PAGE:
Monday, August 09, 2010

I really was too tired to blog

I'm up after sleeping HARD, and I am still exhausted, the kind where I've spent every bit of physical and mental and emotional muscle I could muster in the span of two days, but after doing that every day for five weeks (and yesterday morning I got my period, and was bitten fiercely by mosquitoes, the worst batch of bites in days). There's still more to come, and this may be the hardest week left: I have lots of hanji left to make to send to my donors (WHAT WAS I THINKING when I came up w/these rewards?! What seemed like pie in Korea is like a 10-course meal here with nothing but a bunsen burner and a spatula), an article to write, and people to meet. I have things scheduled every single day until I leave. My inbox has gone rampant w/o daily weeding, which always makes me nervous.

But everything turned out well, I think. It's impossible for me to be objective so maybe someone else should make the call. Each of my students came and found me before leaving to thank me and I felt compelled, of course, b/c I am me, to give away things to each of them: hanji I made during the weekend that came out a little more intact than theirs, an ink stick, an artists' book, some hand-beaten dak, and so on. I got some very helpful suggestions to improve my teaching for the future. I had never thought of it until now: I learned what I'm teaching in Korea, in Korean. I'm trying to teach it in the USA, in English. A lot gets lost in translation, especially if I didn't know the English words to begin with. I explained one to a student yesterday: in jiseung, when my teacher explained how to know when to increase by adding cords, he said that "you feed the children rice when they're hungry."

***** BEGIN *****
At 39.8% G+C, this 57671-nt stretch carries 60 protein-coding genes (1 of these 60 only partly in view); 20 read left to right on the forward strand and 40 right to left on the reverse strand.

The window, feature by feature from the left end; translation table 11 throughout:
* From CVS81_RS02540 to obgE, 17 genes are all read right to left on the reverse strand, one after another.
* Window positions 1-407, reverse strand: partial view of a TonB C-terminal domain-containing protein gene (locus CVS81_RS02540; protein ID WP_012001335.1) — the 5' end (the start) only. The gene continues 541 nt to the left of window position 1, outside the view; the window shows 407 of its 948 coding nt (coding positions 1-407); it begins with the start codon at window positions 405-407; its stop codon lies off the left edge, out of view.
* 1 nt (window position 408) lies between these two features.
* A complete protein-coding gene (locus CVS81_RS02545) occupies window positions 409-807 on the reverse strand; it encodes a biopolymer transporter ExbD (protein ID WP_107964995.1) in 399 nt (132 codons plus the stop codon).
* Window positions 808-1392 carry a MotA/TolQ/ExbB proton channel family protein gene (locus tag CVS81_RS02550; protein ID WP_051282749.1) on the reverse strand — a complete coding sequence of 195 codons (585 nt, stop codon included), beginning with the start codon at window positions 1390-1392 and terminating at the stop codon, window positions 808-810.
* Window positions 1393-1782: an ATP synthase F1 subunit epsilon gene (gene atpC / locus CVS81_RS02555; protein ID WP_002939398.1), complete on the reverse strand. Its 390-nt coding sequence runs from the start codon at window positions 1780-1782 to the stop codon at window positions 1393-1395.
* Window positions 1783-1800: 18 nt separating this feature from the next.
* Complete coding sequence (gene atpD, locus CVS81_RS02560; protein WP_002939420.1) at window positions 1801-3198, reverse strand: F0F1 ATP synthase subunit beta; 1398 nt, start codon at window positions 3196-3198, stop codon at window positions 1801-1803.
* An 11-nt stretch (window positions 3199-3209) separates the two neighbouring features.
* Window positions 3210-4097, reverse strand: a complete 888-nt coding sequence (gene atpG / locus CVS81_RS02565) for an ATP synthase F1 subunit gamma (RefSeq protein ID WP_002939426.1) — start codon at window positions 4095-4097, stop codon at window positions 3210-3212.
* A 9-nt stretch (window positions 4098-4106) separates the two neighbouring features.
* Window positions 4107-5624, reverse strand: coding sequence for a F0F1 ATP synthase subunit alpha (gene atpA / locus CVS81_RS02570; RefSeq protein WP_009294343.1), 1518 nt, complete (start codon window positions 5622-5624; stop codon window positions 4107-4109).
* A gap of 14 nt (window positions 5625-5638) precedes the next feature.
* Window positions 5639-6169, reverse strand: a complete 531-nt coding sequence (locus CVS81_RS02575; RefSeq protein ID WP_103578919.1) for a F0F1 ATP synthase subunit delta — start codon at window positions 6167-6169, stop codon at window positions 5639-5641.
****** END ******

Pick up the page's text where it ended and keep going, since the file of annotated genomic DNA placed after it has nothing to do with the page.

I also came home to the sweetest card and a chocolate bar from my hosts to congratulate me. It's the same card I see every day at the desk I work on at home, and I had noticed it the first week I was here, b/c it is a quote that Ben would tell me often. They had given it to their youngest son when he graduated high school: "Go confidently in the direction of your dreams! Live the life you've imagined."

1 comment:

  1. Trust me, students (of any kind) do NOT voluntarily come to thank you unless they mean it. Think back :). So, I am making this call: success! CONGRATS - and not just on the class.


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